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Joel T. Schumacher (August 29, 1939 – June 22, 2020) was a prolific American filmmaker of Swedish descent.

Starting his career as a costume designer and a screenwriter, he got his big break in the 1980s with the teen films St. Elmo's Fire and The Lost Boys, the success of which allowed him to direct two adaptations of John Grisham novels, The Client and A Time to Kill. Other well-known titles of his include 8mm, The Phantom of the Opera and Phone Booth. He also directed chapters 5 and 6 in the hit Netflix series House of Cards.

To put it simply, Schumacher made many films that are not Batman Forever and Batman & Robin, a fact which is often conveniently overlooked. He was also seen as a very Nice Guy by his collaborators.

He directed two music videos for songs off of the soundtracks to his Batman movies: "Kiss from a Rose" by Seal and "The End Is the Beginning Is the End" by The Smashing Pumpkins.

Schumacher eventually passed away at the age of 80 in 2020, following a year-long battle with cancer.


Filmography:


Tropes associated with him:

  • Author Appeal: Supposedly defied, with the content of some of his other films backing this up. Joel Schumacher was a self-admitted "extremely promiscuous" man, but all the homoerotic imagery in his Batman films were apparently not him being self-indulgent and inserting muscular men for the hell of it. It's claimed he was inspired by Ancient Greek statues that highlighted well-toned male bodies.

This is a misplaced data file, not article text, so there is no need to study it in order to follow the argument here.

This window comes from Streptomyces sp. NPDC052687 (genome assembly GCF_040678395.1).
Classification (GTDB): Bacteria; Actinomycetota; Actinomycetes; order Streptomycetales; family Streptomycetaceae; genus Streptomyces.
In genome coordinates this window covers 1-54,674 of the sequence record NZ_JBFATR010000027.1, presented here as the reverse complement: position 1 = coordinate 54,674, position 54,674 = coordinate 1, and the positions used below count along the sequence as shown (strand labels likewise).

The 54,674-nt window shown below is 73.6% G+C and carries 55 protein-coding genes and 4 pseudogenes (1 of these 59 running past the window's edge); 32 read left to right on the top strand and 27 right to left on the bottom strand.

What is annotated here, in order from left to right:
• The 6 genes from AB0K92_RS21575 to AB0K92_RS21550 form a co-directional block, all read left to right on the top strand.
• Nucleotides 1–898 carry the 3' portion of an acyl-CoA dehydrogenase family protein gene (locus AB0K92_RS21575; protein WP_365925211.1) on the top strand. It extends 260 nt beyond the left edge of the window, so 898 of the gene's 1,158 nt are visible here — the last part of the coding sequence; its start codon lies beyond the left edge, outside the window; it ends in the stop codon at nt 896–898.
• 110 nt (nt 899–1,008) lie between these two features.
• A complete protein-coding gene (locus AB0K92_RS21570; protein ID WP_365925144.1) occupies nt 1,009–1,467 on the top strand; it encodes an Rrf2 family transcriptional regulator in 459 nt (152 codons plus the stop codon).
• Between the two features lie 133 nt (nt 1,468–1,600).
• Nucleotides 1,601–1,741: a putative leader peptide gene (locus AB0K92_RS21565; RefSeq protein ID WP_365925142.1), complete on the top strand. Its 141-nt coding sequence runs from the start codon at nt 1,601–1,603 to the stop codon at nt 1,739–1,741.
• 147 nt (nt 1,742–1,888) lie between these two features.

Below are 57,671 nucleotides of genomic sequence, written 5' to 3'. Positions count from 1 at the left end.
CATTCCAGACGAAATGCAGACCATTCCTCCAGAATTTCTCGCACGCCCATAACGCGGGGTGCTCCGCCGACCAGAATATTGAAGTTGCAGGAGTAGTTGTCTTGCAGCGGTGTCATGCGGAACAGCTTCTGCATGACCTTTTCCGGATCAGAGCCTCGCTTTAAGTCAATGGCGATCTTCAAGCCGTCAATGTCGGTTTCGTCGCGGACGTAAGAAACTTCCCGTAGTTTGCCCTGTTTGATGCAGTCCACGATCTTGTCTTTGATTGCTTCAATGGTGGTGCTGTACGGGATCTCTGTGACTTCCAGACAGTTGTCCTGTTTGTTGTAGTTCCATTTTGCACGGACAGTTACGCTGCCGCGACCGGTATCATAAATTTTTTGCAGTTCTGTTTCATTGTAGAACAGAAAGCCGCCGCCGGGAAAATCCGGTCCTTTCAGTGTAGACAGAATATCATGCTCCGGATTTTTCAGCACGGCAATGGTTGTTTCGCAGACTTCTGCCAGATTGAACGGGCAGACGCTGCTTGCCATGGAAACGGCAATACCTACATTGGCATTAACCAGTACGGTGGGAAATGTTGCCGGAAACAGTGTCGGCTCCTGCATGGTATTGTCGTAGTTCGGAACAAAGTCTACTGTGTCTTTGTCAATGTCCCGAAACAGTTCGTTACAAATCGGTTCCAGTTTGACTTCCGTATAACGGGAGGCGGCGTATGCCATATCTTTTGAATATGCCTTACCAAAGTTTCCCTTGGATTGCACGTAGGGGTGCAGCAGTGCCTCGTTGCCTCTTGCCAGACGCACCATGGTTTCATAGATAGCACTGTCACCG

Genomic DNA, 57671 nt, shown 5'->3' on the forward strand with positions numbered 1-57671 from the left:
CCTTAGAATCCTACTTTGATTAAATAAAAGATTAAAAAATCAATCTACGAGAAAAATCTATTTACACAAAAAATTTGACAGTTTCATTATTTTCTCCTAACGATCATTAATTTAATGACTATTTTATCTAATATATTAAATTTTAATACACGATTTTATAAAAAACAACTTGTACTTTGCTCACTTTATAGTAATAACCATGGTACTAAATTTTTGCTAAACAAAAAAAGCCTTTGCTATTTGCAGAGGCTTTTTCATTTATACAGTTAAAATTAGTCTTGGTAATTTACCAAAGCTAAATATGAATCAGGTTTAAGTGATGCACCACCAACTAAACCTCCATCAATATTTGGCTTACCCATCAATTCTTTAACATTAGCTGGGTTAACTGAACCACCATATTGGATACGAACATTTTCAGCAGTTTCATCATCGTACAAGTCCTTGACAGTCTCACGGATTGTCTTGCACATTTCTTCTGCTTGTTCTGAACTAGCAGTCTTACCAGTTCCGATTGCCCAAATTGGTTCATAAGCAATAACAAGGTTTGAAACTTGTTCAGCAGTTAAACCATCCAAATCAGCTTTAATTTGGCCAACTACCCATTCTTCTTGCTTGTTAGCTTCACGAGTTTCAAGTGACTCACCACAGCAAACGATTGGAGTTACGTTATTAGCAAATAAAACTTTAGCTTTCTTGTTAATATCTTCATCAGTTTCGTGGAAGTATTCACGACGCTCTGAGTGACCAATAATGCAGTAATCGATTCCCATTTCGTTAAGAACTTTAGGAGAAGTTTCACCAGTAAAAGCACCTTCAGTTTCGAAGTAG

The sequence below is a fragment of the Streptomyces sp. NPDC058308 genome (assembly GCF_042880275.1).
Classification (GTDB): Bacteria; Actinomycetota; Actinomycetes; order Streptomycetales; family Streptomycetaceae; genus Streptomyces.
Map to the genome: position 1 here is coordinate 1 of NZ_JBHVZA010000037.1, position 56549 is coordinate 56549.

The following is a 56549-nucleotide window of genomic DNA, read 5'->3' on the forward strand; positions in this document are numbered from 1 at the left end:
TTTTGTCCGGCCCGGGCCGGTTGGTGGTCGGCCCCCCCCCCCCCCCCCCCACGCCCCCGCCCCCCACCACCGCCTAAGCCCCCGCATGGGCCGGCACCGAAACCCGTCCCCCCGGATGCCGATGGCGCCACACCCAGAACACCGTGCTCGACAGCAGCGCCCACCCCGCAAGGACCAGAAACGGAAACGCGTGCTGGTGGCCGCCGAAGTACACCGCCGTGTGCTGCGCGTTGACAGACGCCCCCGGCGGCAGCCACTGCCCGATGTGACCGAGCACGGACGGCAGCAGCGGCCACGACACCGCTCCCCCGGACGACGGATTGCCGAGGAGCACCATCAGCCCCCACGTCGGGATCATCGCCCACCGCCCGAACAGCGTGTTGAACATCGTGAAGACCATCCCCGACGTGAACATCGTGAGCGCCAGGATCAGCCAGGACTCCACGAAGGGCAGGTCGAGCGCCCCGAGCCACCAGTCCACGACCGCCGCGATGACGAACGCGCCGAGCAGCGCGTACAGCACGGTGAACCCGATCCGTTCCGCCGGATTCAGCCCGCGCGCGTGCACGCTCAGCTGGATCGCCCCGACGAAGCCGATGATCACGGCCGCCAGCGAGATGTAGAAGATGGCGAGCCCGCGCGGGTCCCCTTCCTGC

• Creator's Oddball: His Batman films, rather surprisingly enough for those who only know him for them. Schumacher's filmography mainly comprised of dark, dramatic, Psychological Thriller-types and were generally way more serious and gritty than either of the cartoonish Batman Forever or Batman & Robin. There's some level irony to the fact that Schumacher made two of the goofiest Batman films despite having proven to be capable of directing within the tones of later film adaptations.
  • Irony: He often reminded the cast and crew of Batman & Robin that they were filming a cartoon, rationalizing the Denser and Wackier tone. This is in spite of the fact that the concurrently running Batman cartoon was and is still acclaimed for being a very dark and mature take on the character.
  • Promoted Fanboy: Schumacher has claimed that unlike Tim Burton, he was actually a fan of Batman via the comics themselves, which manifested in the form of more focus on Bruce Wayne's character, something that Burton glossed over due to being more interested in the villains. It was speculated that the comics that Schumacher grew up with would've likely been the silly Silver Age comics which would explain a lot about the tone his movies went with (besides Executive Meddling).
  • What Could Have Been: After Batman & Robin, Schumacher campaigned for years to direct a third film about the character, even trying to direct a potential live-action Batman Beyond film, claiming that he’d learned his lesson and promised to deliver a dark and cerebral take on the superhero—playing to both the strengths of himself as a filmmaker and the character. Sadly, he never got the chance to prove it.

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